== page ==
"you don't know shit because you've never been there"*
I can appreciate what these folks try to do, but sometimes they just take their zeal and go too far. TV Turnoff Week is an admirable attempt to get the American public to see how much television they actually watch. Running around turning off public TVs with TV-B-Gone remotes, however, is a little too extreme. They say that they're reclaiming public space for the public. Fair enough, but switching off the baseball/basketball/football game at the local sports bar is not a way to make much of the population sympathetic to your cause. People go to sports bars to drink and WATCH SPORTS. That's the entire point. The public space there is one dedicated to television watching. It would be like rolling into the Adbusters office with a bunch of portable TVs and turning them on.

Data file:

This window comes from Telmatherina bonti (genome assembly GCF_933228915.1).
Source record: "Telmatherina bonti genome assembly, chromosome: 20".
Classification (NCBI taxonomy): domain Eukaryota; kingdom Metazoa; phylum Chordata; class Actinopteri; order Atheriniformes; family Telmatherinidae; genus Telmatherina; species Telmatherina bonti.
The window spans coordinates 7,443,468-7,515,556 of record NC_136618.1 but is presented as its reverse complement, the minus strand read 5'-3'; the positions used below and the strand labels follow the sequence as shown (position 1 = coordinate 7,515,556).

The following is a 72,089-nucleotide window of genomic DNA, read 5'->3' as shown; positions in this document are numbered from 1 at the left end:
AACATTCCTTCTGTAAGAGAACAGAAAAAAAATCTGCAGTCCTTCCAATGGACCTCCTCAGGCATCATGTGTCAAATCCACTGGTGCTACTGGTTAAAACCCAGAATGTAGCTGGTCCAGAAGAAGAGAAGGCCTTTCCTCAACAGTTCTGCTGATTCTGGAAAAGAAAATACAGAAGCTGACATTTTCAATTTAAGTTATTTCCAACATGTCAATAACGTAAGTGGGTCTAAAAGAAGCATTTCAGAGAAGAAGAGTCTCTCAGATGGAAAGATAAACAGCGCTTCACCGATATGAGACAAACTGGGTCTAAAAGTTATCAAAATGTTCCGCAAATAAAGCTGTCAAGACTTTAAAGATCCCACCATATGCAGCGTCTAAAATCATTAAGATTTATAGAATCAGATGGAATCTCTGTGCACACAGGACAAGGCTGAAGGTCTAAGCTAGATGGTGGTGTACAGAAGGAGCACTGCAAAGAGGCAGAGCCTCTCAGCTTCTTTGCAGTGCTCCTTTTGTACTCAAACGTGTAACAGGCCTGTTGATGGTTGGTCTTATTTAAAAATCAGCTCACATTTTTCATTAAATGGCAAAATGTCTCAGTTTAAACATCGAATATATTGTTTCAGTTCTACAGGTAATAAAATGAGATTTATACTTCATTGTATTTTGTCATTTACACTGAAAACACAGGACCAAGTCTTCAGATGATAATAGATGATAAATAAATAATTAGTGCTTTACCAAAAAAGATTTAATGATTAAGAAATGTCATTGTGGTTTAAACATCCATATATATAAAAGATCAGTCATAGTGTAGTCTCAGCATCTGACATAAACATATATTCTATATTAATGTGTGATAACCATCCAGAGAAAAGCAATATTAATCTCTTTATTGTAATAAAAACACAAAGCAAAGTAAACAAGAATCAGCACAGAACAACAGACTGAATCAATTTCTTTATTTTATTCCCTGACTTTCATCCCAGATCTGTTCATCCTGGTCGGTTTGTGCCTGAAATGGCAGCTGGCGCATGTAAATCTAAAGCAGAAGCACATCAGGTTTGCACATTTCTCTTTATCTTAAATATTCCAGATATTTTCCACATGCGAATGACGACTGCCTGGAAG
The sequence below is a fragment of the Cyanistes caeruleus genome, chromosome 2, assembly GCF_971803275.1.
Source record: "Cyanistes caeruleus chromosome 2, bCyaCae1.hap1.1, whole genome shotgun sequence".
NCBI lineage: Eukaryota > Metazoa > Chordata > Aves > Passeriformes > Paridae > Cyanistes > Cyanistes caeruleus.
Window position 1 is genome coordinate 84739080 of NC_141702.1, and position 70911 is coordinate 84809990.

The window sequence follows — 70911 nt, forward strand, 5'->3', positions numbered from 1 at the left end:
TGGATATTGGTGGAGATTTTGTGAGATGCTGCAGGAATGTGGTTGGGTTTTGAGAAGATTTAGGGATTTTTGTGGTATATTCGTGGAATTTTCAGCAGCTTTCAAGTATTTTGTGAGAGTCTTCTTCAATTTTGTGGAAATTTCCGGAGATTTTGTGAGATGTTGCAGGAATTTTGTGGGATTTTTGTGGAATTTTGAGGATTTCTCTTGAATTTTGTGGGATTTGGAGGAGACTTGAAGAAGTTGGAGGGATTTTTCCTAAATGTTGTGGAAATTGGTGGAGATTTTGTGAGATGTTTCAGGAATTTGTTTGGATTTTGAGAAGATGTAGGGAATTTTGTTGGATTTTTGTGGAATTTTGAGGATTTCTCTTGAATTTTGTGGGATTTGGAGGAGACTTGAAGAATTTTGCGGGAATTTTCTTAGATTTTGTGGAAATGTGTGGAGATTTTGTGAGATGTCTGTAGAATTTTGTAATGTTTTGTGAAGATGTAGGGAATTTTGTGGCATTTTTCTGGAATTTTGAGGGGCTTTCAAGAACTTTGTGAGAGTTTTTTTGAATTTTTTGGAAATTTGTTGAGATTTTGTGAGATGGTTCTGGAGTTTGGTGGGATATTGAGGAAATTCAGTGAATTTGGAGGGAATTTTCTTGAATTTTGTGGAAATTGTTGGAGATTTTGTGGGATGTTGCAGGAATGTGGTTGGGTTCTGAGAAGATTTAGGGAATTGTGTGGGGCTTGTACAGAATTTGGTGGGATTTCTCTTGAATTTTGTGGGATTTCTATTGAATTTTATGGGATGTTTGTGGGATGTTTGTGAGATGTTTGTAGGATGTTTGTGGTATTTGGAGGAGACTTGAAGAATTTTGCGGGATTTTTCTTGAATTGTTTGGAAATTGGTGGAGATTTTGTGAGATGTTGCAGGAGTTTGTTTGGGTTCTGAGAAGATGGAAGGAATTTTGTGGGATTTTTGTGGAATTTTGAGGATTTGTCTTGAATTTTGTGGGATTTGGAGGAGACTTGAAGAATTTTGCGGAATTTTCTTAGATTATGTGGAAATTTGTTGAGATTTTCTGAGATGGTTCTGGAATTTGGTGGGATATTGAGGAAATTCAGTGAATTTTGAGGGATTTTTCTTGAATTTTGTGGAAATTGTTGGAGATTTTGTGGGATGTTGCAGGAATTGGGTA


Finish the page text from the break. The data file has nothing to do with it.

I realize I have a pro-TV bias because of my research interests. Television studies lends itself to, well, watching television. TV Turnoff Week is not going to get me any closer to finishing my dissertation. I just wish that folks would avoid the big sweeping generalization that All TV Is Bad.
The New York Times Magazine had an interesting article this week on the complex narrative structure of much of prime time television. It is a cognitive psych take on a theory that one writer put forth in the same publication about 10 years ago: Prime time television is the new novel. Yes, that sounds just as reductionist as proclaiming All TV Is Bad, but is something to ponder.
*c'mon, you know you know that lyric (especially you, Toby...)